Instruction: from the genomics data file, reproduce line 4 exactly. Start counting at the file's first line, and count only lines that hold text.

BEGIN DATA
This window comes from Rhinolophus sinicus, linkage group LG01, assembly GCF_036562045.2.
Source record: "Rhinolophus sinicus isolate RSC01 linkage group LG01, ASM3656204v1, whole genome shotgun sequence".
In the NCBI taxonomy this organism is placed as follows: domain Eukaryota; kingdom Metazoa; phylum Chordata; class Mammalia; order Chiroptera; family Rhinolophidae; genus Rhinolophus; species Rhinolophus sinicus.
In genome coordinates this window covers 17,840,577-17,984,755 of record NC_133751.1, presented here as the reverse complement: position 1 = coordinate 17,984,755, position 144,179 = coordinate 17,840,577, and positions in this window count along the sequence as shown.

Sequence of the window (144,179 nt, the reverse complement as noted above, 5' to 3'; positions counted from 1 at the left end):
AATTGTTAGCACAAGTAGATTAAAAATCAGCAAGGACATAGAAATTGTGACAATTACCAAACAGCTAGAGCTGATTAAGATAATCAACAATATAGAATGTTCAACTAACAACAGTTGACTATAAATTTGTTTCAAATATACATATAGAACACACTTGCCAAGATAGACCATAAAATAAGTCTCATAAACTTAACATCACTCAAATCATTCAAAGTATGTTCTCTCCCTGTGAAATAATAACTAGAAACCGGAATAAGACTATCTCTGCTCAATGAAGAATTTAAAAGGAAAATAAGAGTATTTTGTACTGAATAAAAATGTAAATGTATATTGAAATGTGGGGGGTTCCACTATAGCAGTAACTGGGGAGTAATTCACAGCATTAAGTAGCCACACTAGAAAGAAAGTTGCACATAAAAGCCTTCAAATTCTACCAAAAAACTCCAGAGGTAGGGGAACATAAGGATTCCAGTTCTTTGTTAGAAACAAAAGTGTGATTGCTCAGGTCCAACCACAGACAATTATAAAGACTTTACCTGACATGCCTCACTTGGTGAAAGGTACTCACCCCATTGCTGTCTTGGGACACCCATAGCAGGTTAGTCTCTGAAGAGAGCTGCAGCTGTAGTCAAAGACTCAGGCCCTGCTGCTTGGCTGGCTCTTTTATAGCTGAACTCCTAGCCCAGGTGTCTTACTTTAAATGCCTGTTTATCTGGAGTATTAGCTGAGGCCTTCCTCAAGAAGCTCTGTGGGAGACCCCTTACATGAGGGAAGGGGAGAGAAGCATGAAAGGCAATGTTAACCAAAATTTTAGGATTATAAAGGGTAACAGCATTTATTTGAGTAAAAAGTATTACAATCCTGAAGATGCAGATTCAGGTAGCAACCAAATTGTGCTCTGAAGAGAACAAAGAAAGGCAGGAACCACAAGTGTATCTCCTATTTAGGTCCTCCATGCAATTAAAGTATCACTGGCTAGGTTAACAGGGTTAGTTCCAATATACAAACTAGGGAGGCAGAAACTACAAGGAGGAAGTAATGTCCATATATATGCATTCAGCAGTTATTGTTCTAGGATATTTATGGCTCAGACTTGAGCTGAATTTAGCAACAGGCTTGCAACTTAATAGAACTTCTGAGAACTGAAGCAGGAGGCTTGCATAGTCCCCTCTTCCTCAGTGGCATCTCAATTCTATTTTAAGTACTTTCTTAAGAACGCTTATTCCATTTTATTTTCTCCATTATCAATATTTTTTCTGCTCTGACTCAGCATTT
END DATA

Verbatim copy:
In genome coordinates this window covers 17,840,577-17,984,755 of record NC_133751.1, presented here as the reverse complement: position 1 = coordinate 17,984,755, position 144,179 = coordinate 17,840,577, and positions in this window count along the sequence as shown.